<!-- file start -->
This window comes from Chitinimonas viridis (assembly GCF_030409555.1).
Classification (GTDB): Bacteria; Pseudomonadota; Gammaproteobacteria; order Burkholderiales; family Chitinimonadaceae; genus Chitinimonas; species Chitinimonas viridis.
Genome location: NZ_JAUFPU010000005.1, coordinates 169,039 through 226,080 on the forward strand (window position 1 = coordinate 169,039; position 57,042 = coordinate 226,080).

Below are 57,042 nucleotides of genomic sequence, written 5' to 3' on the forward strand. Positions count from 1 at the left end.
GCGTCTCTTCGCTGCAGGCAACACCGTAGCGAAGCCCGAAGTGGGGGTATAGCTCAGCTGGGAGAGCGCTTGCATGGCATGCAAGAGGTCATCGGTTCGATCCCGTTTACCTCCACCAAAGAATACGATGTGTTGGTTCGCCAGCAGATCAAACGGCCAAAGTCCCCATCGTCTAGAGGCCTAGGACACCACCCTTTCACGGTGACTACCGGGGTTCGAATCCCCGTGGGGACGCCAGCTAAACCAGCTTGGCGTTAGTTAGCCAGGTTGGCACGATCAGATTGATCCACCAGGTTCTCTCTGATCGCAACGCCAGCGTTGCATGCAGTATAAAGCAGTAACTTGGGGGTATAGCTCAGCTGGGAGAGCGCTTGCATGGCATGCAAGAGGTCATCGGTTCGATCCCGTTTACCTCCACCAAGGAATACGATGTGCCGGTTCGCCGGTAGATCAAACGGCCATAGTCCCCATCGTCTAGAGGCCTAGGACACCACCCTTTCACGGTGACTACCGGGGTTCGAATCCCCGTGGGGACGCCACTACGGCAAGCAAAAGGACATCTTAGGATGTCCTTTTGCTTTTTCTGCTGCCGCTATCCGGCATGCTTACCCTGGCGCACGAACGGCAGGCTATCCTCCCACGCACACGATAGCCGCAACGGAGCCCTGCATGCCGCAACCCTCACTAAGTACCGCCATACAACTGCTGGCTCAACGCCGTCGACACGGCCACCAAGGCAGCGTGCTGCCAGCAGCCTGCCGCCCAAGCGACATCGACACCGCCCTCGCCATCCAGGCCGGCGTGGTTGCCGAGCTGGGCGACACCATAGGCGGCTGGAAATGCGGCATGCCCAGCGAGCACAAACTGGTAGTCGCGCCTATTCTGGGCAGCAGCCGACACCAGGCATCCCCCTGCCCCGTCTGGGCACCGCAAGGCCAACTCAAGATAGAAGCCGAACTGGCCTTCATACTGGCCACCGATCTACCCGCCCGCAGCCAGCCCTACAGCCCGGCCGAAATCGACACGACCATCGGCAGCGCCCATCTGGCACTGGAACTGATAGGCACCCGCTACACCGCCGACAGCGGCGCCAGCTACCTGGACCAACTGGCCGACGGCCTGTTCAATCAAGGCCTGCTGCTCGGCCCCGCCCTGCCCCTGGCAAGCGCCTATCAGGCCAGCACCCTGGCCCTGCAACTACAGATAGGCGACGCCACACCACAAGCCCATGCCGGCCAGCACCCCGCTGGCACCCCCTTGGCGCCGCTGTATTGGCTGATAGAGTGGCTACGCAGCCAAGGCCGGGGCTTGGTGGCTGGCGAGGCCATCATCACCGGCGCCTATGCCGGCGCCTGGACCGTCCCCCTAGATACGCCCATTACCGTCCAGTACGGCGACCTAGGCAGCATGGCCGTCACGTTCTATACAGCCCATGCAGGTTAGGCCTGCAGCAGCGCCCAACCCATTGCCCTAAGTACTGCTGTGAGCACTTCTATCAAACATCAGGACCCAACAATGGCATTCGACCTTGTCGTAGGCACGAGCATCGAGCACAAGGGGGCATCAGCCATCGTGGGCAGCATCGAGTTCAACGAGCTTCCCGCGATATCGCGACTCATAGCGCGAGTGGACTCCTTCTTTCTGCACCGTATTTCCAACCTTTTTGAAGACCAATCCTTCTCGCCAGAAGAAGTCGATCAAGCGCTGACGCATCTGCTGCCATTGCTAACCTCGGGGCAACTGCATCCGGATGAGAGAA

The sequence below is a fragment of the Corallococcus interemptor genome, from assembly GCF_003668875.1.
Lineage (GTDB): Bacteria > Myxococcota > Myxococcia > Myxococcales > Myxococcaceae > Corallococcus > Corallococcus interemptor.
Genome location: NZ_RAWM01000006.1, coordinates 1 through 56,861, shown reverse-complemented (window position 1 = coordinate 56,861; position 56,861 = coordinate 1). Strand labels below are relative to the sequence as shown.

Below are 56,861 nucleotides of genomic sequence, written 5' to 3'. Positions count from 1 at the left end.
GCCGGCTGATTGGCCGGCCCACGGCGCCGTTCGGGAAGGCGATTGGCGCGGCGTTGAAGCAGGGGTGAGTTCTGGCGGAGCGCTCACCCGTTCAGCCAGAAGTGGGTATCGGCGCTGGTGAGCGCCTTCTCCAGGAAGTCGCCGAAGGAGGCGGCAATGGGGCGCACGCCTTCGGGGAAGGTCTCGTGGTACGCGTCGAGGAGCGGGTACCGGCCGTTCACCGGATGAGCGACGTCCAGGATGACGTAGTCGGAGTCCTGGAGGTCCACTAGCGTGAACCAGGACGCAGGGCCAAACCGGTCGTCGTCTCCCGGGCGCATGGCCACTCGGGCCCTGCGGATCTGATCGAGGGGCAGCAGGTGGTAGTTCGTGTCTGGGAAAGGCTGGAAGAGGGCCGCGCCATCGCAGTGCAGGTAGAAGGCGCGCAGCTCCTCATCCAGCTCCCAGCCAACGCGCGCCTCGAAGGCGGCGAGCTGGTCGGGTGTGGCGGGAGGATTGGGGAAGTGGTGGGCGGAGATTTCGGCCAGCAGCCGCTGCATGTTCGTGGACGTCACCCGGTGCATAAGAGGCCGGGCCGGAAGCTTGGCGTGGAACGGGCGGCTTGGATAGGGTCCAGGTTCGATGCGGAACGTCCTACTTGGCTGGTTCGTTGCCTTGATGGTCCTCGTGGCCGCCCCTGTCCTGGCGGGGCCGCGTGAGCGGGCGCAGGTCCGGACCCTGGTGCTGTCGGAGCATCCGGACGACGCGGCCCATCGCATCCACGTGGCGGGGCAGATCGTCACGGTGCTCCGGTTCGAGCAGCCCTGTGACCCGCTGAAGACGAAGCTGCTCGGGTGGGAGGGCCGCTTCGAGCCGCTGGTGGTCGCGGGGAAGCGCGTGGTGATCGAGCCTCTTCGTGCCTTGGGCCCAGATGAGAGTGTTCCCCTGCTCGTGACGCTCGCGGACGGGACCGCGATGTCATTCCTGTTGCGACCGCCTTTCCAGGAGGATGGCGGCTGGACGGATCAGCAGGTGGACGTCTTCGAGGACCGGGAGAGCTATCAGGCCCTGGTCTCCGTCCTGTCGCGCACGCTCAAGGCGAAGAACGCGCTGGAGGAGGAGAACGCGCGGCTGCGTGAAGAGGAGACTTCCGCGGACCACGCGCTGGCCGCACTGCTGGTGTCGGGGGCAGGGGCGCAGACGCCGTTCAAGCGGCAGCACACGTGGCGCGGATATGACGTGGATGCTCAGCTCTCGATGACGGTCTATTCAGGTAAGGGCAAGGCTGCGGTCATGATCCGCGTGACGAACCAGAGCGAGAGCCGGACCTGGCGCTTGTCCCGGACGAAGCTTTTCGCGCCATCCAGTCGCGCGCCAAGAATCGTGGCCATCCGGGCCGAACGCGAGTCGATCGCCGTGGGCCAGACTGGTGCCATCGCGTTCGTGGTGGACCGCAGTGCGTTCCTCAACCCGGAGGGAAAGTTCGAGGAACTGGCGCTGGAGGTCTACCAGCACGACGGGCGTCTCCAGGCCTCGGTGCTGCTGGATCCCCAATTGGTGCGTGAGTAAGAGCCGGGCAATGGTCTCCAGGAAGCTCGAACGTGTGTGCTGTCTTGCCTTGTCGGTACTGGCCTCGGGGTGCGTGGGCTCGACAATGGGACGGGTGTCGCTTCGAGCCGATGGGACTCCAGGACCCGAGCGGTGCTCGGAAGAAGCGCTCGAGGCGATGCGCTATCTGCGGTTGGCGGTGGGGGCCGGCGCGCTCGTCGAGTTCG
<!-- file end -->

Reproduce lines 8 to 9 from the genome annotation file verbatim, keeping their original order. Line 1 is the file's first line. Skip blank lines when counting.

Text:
Genome location: NZ_RAWM01000006.1, coordinates 1 through 56,861, shown reverse-complemented (window position 1 = coordinate 56,861; position 56,861 = coordinate 1). Strand labels below are relative to the sequence as shown.

Below are 56,861 nucleotides of genomic sequence, written 5' to 3'. Positions count from 1 at the left end.